29 May 2016

On few episodes of Numb3rs

I'm watching Numb3rs. As usual in this kind of shows, you can find things that look unsound and unrealistic.

You must never forget it is a TV show, after all, even if it pretends to portray the reality of math, how real smart guys are, or whatever.

I've taken notes on few episodes since season three. Now I dump them here (just to prove this blog isn't dead as Heaven on a Saturday night).

About errors in general, it's also funny/interesting to read others resources, e.g.

Despite these things, the mathematics and topics they hint at are real, and there are so many things — too many to be all known by a single man as Charlie Eppes — worth looking at. E.g. see the following link:

Season 3, episode 3: Provenance

A Pissarro is stolen from a small museum. Don Eppes reaches the brother who's preparing a lecture with Larry and Amita, and puts a big book in front of him, saying:

we've got a database of art thieves, names, M.O.

Is that “book” the database? The good old way… but they need to do a lot of data entry to run their computer-aided analyses (specifically Amita suggests a quadratic discriminant analysis).

You can see Charlie browsing the book/database…

Later, in the FBI offices, Megan is at the computer digging the “Art Theft Archives”. Better… Then why Don gave Charlie the book? Hoping in his magic glance?

Then Larry, Amita and Charlie are altogether in a room. Larry is watching at a Pissarro's painting in a book and they talk a little bit about that, while Charlie is at the blackboard (“Security … 8.3 abc”? “Location” followed by gibberish-vectors…) …

…and Amita at the computer, running the analysis on the Art Theft Database — not the book, of course!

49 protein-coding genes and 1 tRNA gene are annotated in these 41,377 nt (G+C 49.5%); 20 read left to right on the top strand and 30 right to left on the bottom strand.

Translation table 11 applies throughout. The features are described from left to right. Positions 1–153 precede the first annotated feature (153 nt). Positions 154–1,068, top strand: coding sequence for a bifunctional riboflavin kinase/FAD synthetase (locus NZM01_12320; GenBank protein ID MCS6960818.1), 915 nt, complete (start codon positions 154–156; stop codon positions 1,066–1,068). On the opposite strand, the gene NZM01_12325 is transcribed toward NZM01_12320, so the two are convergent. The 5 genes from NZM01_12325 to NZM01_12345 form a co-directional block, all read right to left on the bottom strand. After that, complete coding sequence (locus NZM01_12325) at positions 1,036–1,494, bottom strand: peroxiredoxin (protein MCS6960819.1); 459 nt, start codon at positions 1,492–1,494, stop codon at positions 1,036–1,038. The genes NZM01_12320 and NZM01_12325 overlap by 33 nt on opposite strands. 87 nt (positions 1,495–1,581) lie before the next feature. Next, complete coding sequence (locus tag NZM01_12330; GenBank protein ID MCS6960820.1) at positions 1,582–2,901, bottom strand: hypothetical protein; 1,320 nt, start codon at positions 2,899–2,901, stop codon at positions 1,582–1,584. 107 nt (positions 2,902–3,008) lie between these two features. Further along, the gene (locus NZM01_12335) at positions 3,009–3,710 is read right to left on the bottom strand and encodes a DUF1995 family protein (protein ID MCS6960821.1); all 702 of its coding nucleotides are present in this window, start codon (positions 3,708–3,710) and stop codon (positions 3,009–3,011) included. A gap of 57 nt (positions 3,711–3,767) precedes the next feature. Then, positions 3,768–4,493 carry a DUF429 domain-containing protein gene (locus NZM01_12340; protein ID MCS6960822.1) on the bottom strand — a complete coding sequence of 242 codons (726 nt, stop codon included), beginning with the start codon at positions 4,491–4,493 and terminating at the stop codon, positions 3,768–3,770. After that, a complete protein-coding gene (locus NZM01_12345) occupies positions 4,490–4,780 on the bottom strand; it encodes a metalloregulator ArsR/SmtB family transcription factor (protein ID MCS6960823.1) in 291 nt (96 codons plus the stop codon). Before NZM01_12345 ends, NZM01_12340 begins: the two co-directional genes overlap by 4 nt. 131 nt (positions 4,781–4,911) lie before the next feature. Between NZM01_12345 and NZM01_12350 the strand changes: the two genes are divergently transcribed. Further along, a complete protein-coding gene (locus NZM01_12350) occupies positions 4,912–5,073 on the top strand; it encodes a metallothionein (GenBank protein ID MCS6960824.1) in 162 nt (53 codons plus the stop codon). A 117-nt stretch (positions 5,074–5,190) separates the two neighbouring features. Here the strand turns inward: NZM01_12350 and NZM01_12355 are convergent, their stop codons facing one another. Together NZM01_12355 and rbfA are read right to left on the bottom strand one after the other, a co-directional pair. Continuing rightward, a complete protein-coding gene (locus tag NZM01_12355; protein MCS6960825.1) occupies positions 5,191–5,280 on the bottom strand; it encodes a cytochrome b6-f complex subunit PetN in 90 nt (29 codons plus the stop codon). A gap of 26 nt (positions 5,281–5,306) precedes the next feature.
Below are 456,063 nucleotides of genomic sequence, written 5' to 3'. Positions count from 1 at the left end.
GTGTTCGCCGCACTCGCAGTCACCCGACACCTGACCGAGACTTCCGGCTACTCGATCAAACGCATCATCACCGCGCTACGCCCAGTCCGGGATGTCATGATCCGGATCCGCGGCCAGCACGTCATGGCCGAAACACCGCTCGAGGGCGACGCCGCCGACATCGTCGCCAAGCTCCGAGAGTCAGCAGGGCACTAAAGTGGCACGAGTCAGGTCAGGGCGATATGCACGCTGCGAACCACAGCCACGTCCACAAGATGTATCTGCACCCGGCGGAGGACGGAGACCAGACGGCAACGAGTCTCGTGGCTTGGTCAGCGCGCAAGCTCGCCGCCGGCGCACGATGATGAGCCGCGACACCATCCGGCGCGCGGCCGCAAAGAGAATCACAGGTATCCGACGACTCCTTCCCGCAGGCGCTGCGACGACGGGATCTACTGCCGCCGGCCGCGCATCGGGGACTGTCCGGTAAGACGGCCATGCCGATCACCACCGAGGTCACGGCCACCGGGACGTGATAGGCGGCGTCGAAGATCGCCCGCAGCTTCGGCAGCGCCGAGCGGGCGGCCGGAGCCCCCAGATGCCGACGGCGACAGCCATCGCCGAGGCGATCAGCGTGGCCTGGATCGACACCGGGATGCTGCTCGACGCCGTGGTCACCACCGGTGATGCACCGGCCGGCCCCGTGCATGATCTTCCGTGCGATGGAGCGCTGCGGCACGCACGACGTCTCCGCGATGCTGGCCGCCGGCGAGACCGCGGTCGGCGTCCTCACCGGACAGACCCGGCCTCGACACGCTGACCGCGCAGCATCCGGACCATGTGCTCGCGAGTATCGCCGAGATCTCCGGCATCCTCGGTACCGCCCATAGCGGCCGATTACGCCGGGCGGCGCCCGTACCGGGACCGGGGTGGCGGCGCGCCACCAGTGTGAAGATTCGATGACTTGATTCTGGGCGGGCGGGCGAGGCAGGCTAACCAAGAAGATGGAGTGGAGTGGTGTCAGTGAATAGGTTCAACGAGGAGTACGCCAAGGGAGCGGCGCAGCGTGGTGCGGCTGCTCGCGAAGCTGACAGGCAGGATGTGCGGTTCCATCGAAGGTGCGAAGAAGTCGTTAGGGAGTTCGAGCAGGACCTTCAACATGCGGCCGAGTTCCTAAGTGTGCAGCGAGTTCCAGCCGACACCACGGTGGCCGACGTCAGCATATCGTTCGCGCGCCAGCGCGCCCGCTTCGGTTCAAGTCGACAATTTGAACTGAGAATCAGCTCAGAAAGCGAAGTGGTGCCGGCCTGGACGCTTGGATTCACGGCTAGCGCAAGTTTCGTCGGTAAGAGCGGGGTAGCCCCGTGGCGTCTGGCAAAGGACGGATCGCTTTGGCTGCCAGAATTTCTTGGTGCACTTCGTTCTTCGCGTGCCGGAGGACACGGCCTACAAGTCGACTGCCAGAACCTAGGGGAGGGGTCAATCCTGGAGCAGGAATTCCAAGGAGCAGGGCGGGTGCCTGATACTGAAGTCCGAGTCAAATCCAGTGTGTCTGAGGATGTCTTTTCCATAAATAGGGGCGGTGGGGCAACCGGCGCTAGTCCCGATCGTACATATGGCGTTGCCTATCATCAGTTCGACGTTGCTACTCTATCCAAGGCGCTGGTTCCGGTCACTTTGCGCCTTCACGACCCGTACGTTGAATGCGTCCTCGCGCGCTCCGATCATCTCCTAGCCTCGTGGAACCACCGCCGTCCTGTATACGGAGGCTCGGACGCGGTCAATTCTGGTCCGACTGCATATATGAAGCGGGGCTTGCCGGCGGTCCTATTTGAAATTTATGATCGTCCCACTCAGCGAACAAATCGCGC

Amita says they've got something. Since the hard work of crunching numbers is done by the computer, what is Charlie doing on the blackboard?

Another frame where Charlie is doing his own calculations, balancing his checkbook — unrelated to the case, but anyway he's crunching numbers instead of a computer or a calculator (a computer spreadsheet would minimize the likelihood of a calculation error!)

This is a recurring oddness, anyway: bunches of digits thrown on the blackboard, just because they look cool and surely meaningless to the viewer, who thinks they must be meaningful to Charlie, confirming he is a very smart guy.

Season 3, episode 4: The Mole

In this episode there's steganography involved. A Chinese woman (Kim), former Chinese diplomat, is killed (a hit and run, apparently). She's indeed a spy — we'll know it later.

She had a computer with images of girls downloaded from “porn sites” (none of those shown are porn images, of course); Kim is one of those girls.

Charlie understands there's something hidden in the image, as another case they worked on, but a lot more sophisticated! It seems like everytime you find photograph in a laptop, you can reasonably believe there's a secret hidden inside them!

Can you zoom in on this portion of the photograph?

The computer operator obeys and zooms until we see the squared nature of a pixel, and Charlie explains that if you remove some of the squares (pixels?), you can still see the image, and so you can use them to hide something.